PICU has a lot of complex machines(ventilators and a pole full of IV drips running all the time) Pts can turn for the worst in minutes but the train you and work you up to those patients. I know women that started in the PICU and NICU and love it and have stayed for years. Overall people do well starting in all of these areas so do a shadow day or two in each try to do an extern or clinical rotation if you can and make the decision that FEELS right. Good Luck! PM me if you have further questions.
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    Quote from elizanne
    I LOVE general med-surg peds, but I recently did a short observation in the NICU and fell in love with that as well. I'd really like to hear from general peds, PICU, and NICU nurses about these different areas. Pros and cons? What do you love about it? What would you rather do without?

    I'm definitely grateful that this is my only dilemma since a lot of new grads are having are hard time finding jobs. Thanks for your help!
    I worked in the PICU.

    First and foremost, I loved seeing kids that were really sick (or very badly injured) get better. I saw some AMAZING recoveries- and some days, that was the only thing that kept me going back! I loved that I got to use my brain, and that I was frequently challenged. CVVH, high frequency ventilation, hypothermia protocol, drips and monitors galore, I could go on and on. I learned SO much.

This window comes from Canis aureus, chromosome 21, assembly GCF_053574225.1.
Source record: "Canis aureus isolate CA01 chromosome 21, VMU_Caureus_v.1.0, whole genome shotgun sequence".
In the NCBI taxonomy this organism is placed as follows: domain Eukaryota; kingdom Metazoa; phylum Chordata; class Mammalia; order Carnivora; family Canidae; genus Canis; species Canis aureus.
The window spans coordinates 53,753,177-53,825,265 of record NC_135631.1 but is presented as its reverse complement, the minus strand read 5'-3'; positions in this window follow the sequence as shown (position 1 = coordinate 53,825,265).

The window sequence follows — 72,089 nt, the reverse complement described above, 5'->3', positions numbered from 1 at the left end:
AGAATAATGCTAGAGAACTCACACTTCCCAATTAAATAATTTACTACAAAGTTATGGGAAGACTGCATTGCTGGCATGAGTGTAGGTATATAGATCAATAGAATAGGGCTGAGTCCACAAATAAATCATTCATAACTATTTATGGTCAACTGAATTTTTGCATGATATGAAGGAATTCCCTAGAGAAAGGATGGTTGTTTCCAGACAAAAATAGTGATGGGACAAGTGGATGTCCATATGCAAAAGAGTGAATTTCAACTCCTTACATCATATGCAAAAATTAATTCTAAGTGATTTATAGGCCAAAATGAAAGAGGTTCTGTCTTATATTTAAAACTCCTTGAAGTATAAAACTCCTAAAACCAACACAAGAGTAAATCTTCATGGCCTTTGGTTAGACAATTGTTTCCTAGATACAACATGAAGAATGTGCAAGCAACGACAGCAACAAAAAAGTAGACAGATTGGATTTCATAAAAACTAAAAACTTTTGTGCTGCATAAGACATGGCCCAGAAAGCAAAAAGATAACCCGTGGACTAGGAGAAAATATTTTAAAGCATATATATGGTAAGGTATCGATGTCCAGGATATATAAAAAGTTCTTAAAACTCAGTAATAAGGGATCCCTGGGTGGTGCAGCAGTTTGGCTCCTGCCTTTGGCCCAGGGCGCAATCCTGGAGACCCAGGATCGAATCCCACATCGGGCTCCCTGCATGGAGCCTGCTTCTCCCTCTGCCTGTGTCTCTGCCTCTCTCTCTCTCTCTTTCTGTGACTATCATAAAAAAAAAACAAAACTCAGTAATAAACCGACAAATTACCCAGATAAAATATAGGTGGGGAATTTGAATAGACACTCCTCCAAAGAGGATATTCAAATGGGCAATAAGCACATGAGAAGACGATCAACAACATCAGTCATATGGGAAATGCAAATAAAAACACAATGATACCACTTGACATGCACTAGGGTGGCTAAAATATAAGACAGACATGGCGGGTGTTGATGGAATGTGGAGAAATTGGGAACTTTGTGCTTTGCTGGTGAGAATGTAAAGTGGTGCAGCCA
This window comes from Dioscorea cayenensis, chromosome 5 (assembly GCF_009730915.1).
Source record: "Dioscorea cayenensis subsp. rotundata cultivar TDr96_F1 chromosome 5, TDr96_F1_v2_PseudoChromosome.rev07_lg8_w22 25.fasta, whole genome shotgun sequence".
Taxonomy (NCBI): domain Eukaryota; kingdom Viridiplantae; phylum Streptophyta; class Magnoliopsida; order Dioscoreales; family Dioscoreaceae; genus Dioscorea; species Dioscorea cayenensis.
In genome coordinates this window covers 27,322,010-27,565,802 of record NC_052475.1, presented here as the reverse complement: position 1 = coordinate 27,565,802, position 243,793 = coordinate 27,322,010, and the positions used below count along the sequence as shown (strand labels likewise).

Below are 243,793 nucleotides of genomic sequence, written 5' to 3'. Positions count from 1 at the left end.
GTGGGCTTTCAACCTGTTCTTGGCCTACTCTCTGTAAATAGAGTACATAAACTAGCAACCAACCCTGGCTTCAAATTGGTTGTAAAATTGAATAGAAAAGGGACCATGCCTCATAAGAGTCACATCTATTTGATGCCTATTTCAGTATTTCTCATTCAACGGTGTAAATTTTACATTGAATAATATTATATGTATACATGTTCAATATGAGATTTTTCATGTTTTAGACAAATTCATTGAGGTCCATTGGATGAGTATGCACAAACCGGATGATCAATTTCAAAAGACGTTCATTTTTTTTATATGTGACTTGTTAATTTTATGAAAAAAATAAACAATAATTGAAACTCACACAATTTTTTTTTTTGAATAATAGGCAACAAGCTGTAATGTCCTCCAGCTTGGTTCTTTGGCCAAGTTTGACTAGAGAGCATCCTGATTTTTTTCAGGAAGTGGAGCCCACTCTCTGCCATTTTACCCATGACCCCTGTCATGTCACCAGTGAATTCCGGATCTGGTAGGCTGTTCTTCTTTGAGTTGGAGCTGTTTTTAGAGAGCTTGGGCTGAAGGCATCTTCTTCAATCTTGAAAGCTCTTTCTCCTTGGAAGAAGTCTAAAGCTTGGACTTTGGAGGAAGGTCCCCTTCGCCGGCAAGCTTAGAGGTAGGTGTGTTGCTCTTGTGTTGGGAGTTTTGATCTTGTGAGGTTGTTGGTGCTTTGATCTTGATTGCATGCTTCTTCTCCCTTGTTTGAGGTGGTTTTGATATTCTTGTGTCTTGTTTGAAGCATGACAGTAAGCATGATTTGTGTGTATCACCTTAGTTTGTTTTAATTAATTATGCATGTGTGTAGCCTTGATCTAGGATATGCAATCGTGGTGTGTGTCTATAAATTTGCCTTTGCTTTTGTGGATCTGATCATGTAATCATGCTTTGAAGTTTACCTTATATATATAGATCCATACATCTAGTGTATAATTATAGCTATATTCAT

The flip side of that- the things that I didn't like. Not everyone that was super sick/injured transfered to the floor and eventually left the hospital. There were a lot of them (too many for me) that never left the unit. Some of them were perfectly healthy children who were fine one day, and the next day they weren't. I was part of way too many care conferences. I also didn't like having to chase someone down to cosign a PRN every time one of my patients started acting crazy or thrashing around, trying to self extubate. That leads me to doctors that firmly believed that sedation and analgesia prolonged the amount of time that patients required mechanical ventilation...so they just wouldn't order drips on the infants. Nerve racking to say the least.

    That was just my experience. I wanted to work in the PICU when I was in nursing school but there were no positions available so I worked in an adult trauma center (much less sad, for me anyway) and quit when I was able to get a PICU position. Initially, it was great and I loved it. I have two young children though, and over time, it began to wreak emotional havoc on me. I dreaded going to work. Some people thrive in that environment and can stay long term, but I was not one of them.

    Good luck with your decision!